“Not at all,” he fires right back. “In that time, I did Tres Mts with Jeff Ament and Mike McCready of Pearl Jam, three KXM albums with [ex-Dokken guitarist] George Lynch and Ray Luzier of Korn, two albums with Grinder Blues, my Hendrix tribute album [Tribute To Jimi: Often Imitated But Never Duplicated] and two solo albums. I’ve been busy, busy, busy. It’s not my fault the other guys didn’t want to make music.”

So what has changed?

“The guys felt it was time. After making Gretchen Goes to Nebraska [1989], Dogman [1994] and all the rest, they were reluctant to make a record just for the sake of making a record. The last thing we wanted was to shit out crappy music for people to be disappointed.”

Despite the announcement of a deal with the Australian label Golden Robot back in 2018, King’s X have returned to their old home of InsideOut for Three Sides Of One. Pinnick isn’t keen on raking over the details, commenting: “Some things happened, and they broke the contract in a way that made us say: ‘This is not cool. We’ve got to go.’ And we left.” He adds: “We’ve known Thomas [Waber] at InsideOut for so long, they had signed us for two previous records, so it’s like going back to family again.”

A social media post from July 26 showed King’s X rehearsing for the first time in two and a half years ahead of a trio of US shows. In it, Pinnick admitted to having a “panic attack”, but the group’s shared joy was obvious. 

“Each of us was having panic attacks,” he laughs. “The type where your stomach knots up and you wake up in the middle of the night afraid of not remembering the songs.”

Getting back onstage was “horrifying”, he laughs. “After all that had gone on we had no idea of whether we could do this individually, let alone as a band. I had had Covid, which forced me to rehearse at home alone. All of us were thinking about our age. It was like running a marathon after 15 years… without training. As a band, we have always played inside each other’s heads and suddenly I was having to think about things like notes and timing, but it was like riding a bike and I’m happy to say that those days are over. We did three shows and after the second we said, ‘Okay, we are starting to get warmed up. We can do this again. Now we’re excited.’”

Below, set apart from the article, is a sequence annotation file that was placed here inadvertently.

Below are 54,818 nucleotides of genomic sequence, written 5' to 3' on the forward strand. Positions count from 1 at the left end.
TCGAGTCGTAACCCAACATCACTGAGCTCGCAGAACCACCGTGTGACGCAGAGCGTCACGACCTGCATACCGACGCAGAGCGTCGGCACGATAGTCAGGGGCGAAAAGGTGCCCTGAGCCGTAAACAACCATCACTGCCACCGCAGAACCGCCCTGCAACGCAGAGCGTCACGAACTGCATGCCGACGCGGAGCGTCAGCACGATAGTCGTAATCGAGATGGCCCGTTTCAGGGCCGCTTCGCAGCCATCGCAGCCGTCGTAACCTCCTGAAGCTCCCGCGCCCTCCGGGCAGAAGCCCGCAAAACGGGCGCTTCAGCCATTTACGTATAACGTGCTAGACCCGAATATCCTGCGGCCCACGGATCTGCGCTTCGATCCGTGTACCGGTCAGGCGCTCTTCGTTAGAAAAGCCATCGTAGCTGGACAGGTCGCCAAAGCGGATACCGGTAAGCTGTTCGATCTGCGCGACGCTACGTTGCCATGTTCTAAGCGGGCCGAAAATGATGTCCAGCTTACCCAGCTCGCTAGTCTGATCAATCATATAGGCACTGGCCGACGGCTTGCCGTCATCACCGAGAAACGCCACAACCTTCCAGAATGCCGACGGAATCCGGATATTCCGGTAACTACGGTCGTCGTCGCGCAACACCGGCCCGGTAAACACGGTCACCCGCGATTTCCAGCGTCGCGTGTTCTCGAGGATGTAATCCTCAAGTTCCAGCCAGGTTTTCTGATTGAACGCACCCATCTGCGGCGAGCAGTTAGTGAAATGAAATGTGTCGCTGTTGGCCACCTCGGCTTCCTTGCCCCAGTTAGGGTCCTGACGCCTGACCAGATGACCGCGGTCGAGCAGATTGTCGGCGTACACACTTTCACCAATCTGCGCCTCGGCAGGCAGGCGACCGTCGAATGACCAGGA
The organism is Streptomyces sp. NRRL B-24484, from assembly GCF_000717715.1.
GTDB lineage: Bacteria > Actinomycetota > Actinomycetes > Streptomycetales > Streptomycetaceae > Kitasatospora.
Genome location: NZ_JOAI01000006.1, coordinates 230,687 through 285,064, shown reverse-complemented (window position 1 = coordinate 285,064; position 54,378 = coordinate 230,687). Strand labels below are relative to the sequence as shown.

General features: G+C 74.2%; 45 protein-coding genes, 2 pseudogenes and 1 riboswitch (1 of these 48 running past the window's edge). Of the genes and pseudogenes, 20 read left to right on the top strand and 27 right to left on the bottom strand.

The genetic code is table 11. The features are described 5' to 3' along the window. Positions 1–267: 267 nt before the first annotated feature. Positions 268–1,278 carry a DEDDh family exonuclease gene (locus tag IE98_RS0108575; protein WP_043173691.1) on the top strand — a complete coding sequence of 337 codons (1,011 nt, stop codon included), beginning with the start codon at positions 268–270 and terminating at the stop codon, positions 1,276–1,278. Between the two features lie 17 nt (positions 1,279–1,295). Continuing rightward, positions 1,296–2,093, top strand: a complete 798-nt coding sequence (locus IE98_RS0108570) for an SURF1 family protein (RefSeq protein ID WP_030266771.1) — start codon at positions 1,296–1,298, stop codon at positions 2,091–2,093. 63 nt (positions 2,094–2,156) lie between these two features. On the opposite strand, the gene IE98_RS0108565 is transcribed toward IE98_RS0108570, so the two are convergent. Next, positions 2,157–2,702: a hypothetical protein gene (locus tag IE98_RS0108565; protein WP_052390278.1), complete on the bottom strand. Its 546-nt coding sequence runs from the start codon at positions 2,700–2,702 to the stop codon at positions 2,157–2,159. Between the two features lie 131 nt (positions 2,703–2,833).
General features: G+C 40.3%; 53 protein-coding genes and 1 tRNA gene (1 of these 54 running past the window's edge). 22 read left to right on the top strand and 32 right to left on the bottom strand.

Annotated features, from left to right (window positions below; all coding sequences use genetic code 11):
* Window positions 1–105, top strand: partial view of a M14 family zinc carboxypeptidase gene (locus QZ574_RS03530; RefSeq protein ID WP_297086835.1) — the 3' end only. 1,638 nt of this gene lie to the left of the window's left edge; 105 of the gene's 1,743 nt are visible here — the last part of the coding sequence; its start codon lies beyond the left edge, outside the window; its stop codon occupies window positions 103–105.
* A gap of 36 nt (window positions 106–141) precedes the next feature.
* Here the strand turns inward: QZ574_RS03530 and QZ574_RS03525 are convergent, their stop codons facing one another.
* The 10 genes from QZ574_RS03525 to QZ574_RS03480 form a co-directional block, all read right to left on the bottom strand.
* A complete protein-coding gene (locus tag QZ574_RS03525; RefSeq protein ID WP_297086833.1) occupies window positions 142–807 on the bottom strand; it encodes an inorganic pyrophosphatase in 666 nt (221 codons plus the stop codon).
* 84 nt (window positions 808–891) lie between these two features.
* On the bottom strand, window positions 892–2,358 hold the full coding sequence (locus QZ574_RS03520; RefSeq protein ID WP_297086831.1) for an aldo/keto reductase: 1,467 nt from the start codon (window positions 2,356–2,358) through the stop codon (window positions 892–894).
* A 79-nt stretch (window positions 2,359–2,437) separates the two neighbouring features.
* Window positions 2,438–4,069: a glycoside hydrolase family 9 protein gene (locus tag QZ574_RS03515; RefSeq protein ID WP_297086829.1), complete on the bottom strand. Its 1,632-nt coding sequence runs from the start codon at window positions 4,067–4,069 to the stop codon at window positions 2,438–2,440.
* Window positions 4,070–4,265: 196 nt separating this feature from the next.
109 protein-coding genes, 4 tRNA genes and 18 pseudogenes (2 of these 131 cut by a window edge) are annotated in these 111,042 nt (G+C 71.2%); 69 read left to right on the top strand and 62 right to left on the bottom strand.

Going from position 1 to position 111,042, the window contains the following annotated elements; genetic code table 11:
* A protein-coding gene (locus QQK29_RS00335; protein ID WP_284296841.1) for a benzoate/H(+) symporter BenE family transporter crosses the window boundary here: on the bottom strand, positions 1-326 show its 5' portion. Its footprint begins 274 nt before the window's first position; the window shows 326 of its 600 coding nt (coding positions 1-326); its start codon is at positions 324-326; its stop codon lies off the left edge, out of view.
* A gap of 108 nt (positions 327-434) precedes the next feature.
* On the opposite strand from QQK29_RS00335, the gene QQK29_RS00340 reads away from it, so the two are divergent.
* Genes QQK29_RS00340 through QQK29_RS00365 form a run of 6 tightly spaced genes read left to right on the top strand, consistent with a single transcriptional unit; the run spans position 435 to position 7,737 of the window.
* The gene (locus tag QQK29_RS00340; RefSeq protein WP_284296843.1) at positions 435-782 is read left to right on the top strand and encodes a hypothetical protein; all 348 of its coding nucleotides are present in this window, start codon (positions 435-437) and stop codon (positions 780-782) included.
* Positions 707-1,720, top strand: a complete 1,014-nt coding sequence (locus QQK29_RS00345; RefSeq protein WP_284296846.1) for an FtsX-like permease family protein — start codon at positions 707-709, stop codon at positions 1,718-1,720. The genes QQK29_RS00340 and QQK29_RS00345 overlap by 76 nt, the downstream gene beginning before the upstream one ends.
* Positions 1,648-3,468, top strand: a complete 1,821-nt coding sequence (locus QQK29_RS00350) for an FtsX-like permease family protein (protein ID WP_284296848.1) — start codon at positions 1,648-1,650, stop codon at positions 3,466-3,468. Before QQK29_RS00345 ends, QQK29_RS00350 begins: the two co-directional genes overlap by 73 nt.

However, when asked how soon King’s X might return to Europe, Pinnick can’t be sure.

“I don’t want to even make a prediction because we’ve let people down twice now,” he replies. “When Ty’s doctor gives the all-clear, that’s when everything gets re-booked and not before. Individual gigs are okay, but going on tour is the problem. After flying, Ty needs a couple of days to recuperate. A tour of Europe is night after night and his immune system wouldn’t hold up to that. Right now, we don’t know when that situation might change. It’s possible that he could have immune problems for the rest of his life, which would mean that we could only play at weekends every month.”

With a shrug of the shoulders he concludes: “But you never know.” 

This article originally appeared in issue 134 of Prog Magazine.

Dave Ling

Dave Ling was a co-founder of Classic Rock magazine. His words have appeared in a variety of music publications, including RAW, Kerrang!, Metal Hammer, Prog, Rock Candy, Fireworks and Sounds. Dave’s life was shaped in 1974 through the purchase of a copy of Sweet’s album ‘Sweet Fanny Adams’, along with early gig experiences from Status Quo, Rush, Iron Maiden, AC/DC, Yes and Queen. As a lifelong season ticket holder of Crystal Palace FC, he is completely incapable of uttering the word ‘Br***ton’.